The double-pusher technology works for both full-length and short-bar feeders. The company’s new Prodigy 547, for example, can handle 2.1-m bars and has an overall length of 8.5′ (2.6 m). IEMCA says the intermediate bar length strikes a balance between spindle-length feeders and full-length units. The length of bar that’s outside the lathe spindle is hydrodynamically balanced, so the unit can handle high-speed turning.
The feeder can handle bars from 5 to 51-mm diam. Capacity is 40, 10-mm diam bars, and the Prodigy is equipped with a new “top-down” loading feature which lets operators add bars to the magazine without interrupting the feed cycle.
The increasing use of bar feeders has caught the attention of machine builders as well. Some builders of turning equipment now are also supplying bar feeders that integrate with the machine control, hydraulics, and other systems, simplifying operation and maintenance.
Haas Automation (Oxnard, CA) manufactures its own magazine bar feeder, which integrates with the company’s CNC lathes. The Servo Bar 300 bar feeder can handle bars to 3-1/8″ (79-mm) diam and 60″ (1.5-m) long. The servo-driven unit has a small 4.5 X 8′ (1.4 X 2.4-m) footprint and runs directly from the Haas CNC. It can store a single layer of 60″ bars up to 30″ (0.75-m) wide.
According to Haas, direct integration with the CNC simplifies setup and operation. Users access a setup page in the machine CNC that prompts them for parameters such as part length, initial push length, minimum clamping length, and tool offsets, then select the needed program.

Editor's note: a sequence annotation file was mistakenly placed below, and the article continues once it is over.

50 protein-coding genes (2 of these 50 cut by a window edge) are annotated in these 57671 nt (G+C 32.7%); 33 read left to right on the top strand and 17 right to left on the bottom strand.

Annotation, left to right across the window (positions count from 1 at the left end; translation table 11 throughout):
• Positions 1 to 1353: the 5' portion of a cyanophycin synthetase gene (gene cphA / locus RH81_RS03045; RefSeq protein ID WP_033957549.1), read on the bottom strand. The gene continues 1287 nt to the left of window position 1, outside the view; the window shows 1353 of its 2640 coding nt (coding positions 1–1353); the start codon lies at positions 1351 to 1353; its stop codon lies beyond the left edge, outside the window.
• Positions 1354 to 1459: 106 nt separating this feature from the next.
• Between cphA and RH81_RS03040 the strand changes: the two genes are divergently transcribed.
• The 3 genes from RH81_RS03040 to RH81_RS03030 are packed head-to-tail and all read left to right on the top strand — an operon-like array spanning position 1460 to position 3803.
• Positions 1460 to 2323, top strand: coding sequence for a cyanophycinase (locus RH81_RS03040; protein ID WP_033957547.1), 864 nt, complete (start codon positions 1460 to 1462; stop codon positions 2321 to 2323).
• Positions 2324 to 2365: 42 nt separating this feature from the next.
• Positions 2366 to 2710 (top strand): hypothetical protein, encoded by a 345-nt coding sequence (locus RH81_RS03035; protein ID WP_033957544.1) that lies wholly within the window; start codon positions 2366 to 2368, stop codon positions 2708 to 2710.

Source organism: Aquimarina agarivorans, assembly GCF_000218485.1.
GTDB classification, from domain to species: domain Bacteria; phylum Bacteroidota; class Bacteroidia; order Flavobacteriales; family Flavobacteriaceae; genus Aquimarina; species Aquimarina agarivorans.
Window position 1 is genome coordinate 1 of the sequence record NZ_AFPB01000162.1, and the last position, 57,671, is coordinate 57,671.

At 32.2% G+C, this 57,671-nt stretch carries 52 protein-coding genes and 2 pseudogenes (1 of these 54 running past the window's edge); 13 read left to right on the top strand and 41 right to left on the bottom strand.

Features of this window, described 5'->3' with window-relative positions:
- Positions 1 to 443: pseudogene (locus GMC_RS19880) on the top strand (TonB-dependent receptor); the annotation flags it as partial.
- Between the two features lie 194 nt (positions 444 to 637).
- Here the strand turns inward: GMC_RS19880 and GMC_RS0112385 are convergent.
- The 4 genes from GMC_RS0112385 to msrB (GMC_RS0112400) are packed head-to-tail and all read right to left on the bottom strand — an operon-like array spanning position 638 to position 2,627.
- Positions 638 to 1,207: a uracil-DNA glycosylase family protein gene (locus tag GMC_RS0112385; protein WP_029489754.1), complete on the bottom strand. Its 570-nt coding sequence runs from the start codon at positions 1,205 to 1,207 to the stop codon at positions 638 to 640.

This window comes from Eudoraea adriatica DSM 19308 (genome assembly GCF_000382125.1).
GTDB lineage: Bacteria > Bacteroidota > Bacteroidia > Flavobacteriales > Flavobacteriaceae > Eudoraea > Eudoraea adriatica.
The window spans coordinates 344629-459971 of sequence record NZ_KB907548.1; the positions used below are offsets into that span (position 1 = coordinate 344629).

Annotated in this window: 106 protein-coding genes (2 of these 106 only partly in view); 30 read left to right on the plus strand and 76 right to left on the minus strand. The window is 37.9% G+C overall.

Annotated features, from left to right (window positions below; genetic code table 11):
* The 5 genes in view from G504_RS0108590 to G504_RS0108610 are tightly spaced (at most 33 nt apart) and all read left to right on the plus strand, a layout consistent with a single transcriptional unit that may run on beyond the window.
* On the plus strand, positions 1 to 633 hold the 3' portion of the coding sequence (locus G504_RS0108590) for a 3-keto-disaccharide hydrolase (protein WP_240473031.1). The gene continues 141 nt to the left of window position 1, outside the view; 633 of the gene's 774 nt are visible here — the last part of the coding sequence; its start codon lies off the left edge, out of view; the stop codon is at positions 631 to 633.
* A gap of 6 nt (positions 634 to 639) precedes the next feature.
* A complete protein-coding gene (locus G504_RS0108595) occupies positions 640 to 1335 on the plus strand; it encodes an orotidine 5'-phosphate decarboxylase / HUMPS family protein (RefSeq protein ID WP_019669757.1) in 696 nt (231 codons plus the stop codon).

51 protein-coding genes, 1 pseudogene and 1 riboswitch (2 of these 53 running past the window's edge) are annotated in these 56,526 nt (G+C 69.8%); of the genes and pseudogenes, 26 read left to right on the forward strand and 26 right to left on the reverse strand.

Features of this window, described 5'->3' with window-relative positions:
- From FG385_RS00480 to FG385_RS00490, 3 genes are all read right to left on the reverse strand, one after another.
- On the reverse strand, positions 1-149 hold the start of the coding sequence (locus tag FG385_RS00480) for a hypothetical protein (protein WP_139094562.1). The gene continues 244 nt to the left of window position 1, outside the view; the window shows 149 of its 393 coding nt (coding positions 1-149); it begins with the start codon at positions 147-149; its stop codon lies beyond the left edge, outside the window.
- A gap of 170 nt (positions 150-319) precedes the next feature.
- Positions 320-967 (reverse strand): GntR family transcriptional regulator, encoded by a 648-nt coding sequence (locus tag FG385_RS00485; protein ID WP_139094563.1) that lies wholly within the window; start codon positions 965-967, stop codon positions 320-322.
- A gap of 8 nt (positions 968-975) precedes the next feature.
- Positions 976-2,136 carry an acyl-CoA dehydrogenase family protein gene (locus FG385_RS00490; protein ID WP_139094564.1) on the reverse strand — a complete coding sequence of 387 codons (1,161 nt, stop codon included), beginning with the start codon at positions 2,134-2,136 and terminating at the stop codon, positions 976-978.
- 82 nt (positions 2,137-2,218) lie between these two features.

Tightly integrating the bar feeder with its Swiss-style turning centers is Marubeni Citizen Cincom (Allendale, NJ). The company’s CAV bar feeders share the CNC, hydraulics, lubricating system, and electronics with the company’s Swiss-style turning centers, reducing the number of components needed to run the unit and cutting cost and floor space requirements.
Bar feeder movements are programmed as an additional Z axis on the turning center’s CNC. The fully enclosed units can handle round, square, or hexagonal stock in diameters from 0.078 to 3/4″ (2 – 19 mm) and lengths to 13′ (4 m).
Bar feeders from Tornos Technologies US Corp. (Brookfield, CT) are integrated with the company’s Swiss-style turning machines, and have a design that is said to cut the time needed for bar size changes to 15 minutes.
Newest in the line is the SBF-216, designed for use on Deco 10a and 13a single-spindle automatics. In conventional bar feeders, a bar size change requires an operator to manually change each section of the guide channel. On large feeders, that can mean four to ten components with oil lines and other pieces.
Tornos’ quick-change system–essentially a series of connecting guide blocks that operate as one unit–lets operators simply index the guide block to the proper size capacity. The unit also features a bar gripper mechanism between the bar feeder and the sliding headstock that provides a stable transition zone for bar ends regardless of bar diameter.
The SBF-216 accommodates bar sizes from 2 to 16 mm. Also available is the larger SBF-532, for bar diameters from 5 to 32 mm. The latter is designed for use with the company’s Deco 20a and 26a machines.
Feeding the feeder to provide another layer of automation is the idea behind the Bundle Master model 610, a 6′ (1.8-m) capacity bundle loader from J.F. Berns Co. Inc. (Cincinnati). The unit automatically loads a barfeeder or other device with bars from 1/4 to 3″ (6.4 – 76-mm) diam and weighing up to a ton. The device will then supply the bars to a bar feeder at the required pace until the bundle is gone. It requires 115 VAC power, and is also available in 12 and 24′ (3.7 and 7.4-m) versions.
This article was first published in the March 2004 edition of Manufacturing Engineering magazine.
Published Date : 3/1/2004